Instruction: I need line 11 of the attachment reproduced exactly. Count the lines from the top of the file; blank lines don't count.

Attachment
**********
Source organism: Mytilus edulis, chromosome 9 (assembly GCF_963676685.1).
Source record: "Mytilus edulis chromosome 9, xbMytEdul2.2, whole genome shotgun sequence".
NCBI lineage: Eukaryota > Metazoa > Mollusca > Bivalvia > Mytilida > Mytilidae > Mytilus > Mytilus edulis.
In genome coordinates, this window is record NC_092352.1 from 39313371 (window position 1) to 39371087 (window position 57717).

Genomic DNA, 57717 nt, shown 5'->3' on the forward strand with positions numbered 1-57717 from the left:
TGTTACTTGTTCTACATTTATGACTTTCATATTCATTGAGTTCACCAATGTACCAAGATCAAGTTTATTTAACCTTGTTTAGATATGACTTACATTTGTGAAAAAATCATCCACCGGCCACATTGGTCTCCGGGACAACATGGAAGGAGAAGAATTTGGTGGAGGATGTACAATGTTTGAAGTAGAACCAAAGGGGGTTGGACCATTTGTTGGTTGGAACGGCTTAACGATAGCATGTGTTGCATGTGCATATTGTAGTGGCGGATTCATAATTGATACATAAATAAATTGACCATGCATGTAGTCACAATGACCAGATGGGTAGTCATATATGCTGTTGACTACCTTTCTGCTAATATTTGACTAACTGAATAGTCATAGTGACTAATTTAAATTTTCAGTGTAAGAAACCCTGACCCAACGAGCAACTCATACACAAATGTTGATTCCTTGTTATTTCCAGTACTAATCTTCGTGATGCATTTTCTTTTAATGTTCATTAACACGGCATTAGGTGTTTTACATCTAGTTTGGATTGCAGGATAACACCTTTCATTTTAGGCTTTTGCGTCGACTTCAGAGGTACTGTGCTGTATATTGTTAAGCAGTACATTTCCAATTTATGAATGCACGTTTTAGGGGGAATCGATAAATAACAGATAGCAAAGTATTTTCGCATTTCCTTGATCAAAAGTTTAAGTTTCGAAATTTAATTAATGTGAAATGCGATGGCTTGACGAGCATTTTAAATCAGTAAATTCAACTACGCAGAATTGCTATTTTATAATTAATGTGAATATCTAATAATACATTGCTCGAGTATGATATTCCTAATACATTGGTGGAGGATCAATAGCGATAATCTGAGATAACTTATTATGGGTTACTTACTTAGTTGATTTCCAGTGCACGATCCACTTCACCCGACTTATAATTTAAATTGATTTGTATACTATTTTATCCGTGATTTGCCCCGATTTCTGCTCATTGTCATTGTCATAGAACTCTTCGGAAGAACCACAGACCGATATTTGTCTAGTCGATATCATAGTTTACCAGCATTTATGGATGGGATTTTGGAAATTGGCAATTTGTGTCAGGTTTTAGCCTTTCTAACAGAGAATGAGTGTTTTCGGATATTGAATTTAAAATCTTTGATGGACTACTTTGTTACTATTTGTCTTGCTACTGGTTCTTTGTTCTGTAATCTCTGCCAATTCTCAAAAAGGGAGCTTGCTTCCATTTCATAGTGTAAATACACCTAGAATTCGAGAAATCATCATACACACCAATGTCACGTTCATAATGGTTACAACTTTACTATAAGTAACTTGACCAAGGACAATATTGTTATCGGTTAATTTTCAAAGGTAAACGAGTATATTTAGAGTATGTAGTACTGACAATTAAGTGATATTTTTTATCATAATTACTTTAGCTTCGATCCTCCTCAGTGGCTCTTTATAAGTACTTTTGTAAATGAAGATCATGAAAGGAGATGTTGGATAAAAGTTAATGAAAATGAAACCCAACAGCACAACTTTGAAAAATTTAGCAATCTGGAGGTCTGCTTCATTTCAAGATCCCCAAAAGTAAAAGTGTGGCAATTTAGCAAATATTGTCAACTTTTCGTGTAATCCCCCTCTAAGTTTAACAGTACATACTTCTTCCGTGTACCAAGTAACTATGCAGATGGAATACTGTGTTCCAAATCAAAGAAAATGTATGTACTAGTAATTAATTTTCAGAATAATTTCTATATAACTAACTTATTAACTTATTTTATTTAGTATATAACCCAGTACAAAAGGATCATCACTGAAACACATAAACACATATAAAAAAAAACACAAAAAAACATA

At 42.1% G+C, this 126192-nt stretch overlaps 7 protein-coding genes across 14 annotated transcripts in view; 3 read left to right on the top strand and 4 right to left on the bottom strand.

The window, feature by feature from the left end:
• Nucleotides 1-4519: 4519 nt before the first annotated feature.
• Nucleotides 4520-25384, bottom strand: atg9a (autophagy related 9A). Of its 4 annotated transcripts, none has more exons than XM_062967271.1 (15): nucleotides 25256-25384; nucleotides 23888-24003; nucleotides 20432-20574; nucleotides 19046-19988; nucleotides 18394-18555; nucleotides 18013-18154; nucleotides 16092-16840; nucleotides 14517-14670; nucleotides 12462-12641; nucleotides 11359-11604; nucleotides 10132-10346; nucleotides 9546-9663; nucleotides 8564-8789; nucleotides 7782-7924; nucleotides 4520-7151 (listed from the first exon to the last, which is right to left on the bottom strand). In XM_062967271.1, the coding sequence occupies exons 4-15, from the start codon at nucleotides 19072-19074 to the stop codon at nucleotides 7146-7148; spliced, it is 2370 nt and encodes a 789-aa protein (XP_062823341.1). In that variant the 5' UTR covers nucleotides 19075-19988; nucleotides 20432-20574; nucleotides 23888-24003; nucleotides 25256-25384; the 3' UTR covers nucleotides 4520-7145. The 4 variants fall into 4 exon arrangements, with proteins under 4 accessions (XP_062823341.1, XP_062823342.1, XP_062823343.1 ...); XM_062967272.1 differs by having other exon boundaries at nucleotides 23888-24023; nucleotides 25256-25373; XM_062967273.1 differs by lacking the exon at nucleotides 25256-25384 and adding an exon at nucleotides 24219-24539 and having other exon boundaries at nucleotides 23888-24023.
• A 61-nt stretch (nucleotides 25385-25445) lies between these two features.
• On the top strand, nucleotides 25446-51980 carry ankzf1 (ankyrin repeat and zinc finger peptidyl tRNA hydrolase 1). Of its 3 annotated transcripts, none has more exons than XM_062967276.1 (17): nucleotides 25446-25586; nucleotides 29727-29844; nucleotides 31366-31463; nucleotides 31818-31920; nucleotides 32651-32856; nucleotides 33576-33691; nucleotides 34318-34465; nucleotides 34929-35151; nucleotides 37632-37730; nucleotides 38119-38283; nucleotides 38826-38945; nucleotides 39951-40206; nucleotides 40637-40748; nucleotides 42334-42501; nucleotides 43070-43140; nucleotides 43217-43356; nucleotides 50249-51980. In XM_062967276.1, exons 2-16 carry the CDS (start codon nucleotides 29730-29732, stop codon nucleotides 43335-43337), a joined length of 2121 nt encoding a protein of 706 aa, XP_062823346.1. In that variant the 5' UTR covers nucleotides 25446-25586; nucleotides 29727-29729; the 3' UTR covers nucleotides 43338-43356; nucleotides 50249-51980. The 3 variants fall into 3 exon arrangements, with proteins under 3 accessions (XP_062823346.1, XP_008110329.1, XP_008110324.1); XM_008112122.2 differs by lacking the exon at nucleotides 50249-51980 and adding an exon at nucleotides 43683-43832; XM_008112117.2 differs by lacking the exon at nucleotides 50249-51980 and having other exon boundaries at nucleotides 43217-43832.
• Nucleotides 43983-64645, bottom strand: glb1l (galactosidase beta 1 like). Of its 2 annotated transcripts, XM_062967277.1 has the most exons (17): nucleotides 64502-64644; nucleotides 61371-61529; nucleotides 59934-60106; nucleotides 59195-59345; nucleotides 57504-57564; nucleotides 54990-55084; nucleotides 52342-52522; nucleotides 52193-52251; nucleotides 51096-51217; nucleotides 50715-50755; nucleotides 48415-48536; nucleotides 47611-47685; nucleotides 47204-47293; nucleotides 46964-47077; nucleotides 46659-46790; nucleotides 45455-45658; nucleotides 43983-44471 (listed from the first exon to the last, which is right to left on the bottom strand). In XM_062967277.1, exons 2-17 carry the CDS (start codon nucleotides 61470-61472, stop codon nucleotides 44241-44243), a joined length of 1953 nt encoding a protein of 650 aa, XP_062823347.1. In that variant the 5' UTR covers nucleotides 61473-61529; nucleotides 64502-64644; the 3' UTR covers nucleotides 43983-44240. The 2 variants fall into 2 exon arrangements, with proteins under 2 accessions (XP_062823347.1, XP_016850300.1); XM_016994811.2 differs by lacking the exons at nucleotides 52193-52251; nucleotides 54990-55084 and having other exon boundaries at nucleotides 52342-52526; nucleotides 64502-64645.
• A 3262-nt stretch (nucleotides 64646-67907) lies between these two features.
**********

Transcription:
• A 61-nt stretch (nucleotides 25385-25445) lies between these two features.